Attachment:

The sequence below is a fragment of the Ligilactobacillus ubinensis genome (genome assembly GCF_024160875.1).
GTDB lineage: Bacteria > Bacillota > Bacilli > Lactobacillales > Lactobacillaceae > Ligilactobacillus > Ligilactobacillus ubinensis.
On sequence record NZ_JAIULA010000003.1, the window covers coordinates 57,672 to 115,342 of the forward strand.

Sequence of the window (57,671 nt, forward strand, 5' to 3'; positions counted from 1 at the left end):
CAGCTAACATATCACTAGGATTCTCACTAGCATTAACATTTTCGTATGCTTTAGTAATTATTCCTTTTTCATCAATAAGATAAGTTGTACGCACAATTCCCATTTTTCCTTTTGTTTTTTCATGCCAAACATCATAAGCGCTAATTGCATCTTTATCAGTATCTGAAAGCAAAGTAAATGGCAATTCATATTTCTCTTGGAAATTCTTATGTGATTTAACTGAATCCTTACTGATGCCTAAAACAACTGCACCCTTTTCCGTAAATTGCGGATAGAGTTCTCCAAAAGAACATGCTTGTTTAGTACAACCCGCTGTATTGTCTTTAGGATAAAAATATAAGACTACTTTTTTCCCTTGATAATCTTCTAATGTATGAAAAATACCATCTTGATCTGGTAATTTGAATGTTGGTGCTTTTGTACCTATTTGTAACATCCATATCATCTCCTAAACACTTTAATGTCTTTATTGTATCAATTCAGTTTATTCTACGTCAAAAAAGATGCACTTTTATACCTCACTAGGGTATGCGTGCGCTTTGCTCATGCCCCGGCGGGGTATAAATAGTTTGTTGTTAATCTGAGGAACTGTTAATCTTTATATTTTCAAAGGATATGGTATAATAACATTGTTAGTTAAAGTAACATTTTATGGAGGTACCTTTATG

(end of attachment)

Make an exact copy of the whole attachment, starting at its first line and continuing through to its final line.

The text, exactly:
The sequence below is a fragment of the Ligilactobacillus ubinensis genome (genome assembly GCF_024160875.1).
GTDB lineage: Bacteria > Bacillota > Bacilli > Lactobacillales > Lactobacillaceae > Ligilactobacillus > Ligilactobacillus ubinensis.
On sequence record NZ_JAIULA010000003.1, the window covers coordinates 57,672 to 115,342 of the forward strand.

Sequence of the window (57,671 nt, forward strand, 5' to 3'; positions counted from 1 at the left end):
CAGCTAACATATCACTAGGATTCTCACTAGCATTAACATTTTCGTATGCTTTAGTAATTATTCCTTTTTCATCAATAAGATAAGTTGTACGCACAATTCCCATTTTTCCTTTTGTTTTTTCATGCCAAACATCATAAGCGCTAATTGCATCTTTATCAGTATCTGAAAGCAAAGTAAATGGCAATTCATATTTCTCTTGGAAATTCTTATGTGATTTAACTGAATCCTTACTGATGCCTAAAACAACTGCACCCTTTTCCGTAAATTGCGGATAGAGTTCTCCAAAAGAACATGCTTGTTTAGTACAACCCGCTGTATTGTCTTTAGGATAAAAATATAAGACTACTTTTTTCCCTTGATAATCTTCTAATGTATGAAAAATACCATCTTGATCTGGTAATTTGAATGTTGGTGCTTTTGTACCTATTTGTAACATCCATATCATCTCCTAAACACTTTAATGTCTTTATTGTATCAATTCAGTTTATTCTACGTCAAAAAAGATGCACTTTTATACCTCACTAGGGTATGCGTGCGCTTTGCTCATGCCCCGGCGGGGTATAAATAGTTTGTTGTTAATCTGAGGAACTGTTAATCTTTATATTTTCAAAGGATATGGTATAATAACATTGTTAGTTAAAGTAACATTTTATGGAGGTACCTTTATG